15. OldRegular

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    This man brought reproach, disgrace on the Church, the Body of Jesus Christ. His behavior was public knowledge. There was no need for a single man to go to the offender. A delegation was very appropriate and is certainly consistent with the instructions of Jesus Christ in Matthew 18. The man refused to appear before the Church to make amends and ask for forgiveness. The Church was left with no choice.

    It is not possible to deal with a church member living in sin until he admits his sin. You are using the same illogic that Zaac has used to defend the lifestyle of homosexuals.
     
  16. annsni

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    How is a delegation consistent with Matthew 18? I do not see that.

    I agree that it is not possible to deal with a member living in sin until he admits his sin. But forcing him to go in front of the church will not facilitate that admission.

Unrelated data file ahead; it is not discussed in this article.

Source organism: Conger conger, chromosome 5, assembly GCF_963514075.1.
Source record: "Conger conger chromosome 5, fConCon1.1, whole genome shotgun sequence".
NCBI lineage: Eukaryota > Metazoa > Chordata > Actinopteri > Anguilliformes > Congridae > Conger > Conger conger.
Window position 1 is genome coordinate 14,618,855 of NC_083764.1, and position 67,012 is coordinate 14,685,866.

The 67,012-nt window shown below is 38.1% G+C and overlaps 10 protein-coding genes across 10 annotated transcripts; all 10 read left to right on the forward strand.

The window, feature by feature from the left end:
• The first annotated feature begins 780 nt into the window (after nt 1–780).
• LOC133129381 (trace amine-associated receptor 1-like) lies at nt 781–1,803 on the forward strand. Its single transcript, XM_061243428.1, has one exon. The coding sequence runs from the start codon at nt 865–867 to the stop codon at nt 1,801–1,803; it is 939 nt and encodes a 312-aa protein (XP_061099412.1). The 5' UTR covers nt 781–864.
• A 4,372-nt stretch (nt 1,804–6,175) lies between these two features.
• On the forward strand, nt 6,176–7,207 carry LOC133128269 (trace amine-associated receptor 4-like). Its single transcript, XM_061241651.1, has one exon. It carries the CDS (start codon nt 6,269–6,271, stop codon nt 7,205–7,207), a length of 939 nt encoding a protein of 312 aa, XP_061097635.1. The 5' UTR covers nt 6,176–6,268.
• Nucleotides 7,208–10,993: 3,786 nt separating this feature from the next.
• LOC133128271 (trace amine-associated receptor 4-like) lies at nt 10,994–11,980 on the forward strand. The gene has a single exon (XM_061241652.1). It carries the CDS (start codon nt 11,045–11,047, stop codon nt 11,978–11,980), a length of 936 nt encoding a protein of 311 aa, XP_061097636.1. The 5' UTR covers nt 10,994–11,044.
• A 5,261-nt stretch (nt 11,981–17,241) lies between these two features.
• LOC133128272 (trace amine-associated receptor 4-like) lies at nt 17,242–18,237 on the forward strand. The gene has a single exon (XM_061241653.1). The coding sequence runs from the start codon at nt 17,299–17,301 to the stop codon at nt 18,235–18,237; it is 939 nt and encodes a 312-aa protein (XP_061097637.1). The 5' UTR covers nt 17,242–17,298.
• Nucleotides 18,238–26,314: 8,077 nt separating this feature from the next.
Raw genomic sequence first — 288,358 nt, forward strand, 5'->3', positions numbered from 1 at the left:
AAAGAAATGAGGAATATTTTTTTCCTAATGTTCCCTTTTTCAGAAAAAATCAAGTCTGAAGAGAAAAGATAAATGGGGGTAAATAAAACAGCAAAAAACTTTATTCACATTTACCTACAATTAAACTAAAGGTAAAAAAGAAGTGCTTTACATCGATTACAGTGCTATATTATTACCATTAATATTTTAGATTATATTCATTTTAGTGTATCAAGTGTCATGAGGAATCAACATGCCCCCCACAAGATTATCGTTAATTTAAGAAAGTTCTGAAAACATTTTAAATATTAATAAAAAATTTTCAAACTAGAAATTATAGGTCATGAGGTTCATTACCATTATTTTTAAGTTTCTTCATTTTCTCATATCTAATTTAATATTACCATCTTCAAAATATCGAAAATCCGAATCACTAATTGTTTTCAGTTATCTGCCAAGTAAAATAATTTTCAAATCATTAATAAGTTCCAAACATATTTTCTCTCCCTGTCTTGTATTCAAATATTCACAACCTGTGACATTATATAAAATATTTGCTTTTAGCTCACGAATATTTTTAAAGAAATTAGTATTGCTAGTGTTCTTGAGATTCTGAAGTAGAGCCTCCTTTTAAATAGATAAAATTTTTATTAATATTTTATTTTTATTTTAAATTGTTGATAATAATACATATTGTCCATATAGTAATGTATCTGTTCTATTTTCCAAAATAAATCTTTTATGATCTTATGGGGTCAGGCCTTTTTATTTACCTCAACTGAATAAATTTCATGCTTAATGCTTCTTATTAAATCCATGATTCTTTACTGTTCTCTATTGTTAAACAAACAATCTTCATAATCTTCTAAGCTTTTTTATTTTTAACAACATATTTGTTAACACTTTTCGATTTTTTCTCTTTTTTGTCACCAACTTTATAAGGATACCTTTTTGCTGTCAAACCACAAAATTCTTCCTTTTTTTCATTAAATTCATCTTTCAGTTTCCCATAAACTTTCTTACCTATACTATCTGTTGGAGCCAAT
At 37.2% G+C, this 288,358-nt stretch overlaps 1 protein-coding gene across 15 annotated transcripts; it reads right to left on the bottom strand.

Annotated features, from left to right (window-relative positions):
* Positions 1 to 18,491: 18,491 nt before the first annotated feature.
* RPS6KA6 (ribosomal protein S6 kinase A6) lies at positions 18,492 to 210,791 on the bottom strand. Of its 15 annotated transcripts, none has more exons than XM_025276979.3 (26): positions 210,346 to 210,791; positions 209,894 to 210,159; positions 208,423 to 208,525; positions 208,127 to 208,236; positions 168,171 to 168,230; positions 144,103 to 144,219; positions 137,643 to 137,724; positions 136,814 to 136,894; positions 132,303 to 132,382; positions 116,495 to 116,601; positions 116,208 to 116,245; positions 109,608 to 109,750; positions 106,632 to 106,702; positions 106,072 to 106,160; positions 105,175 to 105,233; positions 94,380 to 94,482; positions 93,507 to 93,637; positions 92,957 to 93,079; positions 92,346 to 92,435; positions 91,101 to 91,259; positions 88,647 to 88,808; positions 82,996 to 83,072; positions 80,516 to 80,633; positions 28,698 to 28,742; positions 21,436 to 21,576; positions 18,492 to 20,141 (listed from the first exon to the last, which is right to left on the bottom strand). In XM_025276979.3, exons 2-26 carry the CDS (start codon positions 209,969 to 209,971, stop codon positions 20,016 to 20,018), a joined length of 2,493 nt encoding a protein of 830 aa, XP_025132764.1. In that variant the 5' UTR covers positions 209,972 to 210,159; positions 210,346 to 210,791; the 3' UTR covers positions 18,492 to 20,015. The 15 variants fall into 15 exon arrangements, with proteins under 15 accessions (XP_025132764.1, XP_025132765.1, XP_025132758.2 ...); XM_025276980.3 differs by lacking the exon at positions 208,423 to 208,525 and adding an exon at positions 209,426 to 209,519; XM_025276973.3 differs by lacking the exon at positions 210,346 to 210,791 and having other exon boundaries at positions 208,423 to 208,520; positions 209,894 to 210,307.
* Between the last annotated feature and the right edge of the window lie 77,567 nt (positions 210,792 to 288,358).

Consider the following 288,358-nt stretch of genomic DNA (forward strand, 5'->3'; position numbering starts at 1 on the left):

17. OldRegular

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    In 1 Corinthians 5 the Apostle Paul deals with the case of a "believer and Church member" living in fornication with his fathers wife. This case is perhaps more egregious that simply living in fornication or adultery since the man was technically guilty of incest. The Apostle Paul's instructions to the Church is clear. In fact it seems that he appropriately describes the attitude of some on this Forum regarding the grievous sin of fornication and adultery.

    In fact it seems that he appropriately describes the attitude of some on this Forum regarding the grievous sin of fornication and adultery because Paul says of the Church: